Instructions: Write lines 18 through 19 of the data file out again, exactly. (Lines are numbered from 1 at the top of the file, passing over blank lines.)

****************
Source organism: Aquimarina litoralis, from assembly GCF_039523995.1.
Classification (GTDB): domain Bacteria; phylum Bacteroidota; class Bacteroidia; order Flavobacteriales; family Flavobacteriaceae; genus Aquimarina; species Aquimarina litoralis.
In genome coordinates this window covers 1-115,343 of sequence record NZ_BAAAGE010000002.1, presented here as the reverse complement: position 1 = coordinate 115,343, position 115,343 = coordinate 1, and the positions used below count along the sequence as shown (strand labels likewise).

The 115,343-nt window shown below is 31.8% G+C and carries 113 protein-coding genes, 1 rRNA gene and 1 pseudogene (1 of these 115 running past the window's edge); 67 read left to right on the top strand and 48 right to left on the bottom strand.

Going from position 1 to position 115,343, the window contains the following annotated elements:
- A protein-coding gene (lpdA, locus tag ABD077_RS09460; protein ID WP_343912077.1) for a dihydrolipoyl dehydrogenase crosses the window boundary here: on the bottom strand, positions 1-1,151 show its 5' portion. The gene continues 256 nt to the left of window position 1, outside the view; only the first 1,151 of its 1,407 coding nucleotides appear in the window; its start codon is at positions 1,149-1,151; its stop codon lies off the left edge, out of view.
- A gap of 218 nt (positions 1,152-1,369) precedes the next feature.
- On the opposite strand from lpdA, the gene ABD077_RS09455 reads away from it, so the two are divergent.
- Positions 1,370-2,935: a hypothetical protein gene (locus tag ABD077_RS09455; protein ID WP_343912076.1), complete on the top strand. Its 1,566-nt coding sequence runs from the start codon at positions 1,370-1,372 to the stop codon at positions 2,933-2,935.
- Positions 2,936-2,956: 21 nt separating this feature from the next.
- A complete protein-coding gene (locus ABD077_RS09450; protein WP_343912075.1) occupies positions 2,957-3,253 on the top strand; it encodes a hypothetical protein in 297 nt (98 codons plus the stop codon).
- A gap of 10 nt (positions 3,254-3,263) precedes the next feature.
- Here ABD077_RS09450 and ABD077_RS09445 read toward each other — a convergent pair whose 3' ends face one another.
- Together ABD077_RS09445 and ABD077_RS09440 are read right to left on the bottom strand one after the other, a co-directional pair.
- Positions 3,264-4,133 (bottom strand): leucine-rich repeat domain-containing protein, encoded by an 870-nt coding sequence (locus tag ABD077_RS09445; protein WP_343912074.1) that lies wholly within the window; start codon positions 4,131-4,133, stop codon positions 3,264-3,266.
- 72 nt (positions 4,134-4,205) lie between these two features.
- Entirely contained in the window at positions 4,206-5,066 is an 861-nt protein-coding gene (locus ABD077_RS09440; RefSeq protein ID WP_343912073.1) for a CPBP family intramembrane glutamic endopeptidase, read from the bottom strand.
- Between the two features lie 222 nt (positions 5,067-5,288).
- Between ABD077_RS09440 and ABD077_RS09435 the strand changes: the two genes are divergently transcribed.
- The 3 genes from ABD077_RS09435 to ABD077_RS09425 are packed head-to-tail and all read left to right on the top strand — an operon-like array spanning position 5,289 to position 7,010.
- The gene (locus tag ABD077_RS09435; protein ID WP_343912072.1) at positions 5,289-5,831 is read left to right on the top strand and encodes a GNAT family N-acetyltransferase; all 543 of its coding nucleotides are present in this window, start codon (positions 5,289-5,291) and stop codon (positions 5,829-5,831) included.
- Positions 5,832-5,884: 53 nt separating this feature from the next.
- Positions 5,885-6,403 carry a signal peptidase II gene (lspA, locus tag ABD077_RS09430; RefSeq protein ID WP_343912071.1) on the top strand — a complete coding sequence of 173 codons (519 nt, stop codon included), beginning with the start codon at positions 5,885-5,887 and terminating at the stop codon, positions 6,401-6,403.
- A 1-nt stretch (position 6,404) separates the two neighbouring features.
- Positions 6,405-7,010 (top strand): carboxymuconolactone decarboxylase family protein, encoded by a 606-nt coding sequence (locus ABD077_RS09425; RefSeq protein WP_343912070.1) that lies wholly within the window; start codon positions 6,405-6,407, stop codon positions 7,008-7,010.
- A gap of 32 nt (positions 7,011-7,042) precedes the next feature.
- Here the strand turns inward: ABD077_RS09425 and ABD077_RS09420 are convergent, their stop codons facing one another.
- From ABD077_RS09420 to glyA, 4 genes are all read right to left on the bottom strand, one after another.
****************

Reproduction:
- Between the two features lie 222 nt (positions 5,067-5,288).
- Between ABD077_RS09440 and ABD077_RS09435 the strand changes: the two genes are divergently transcribed.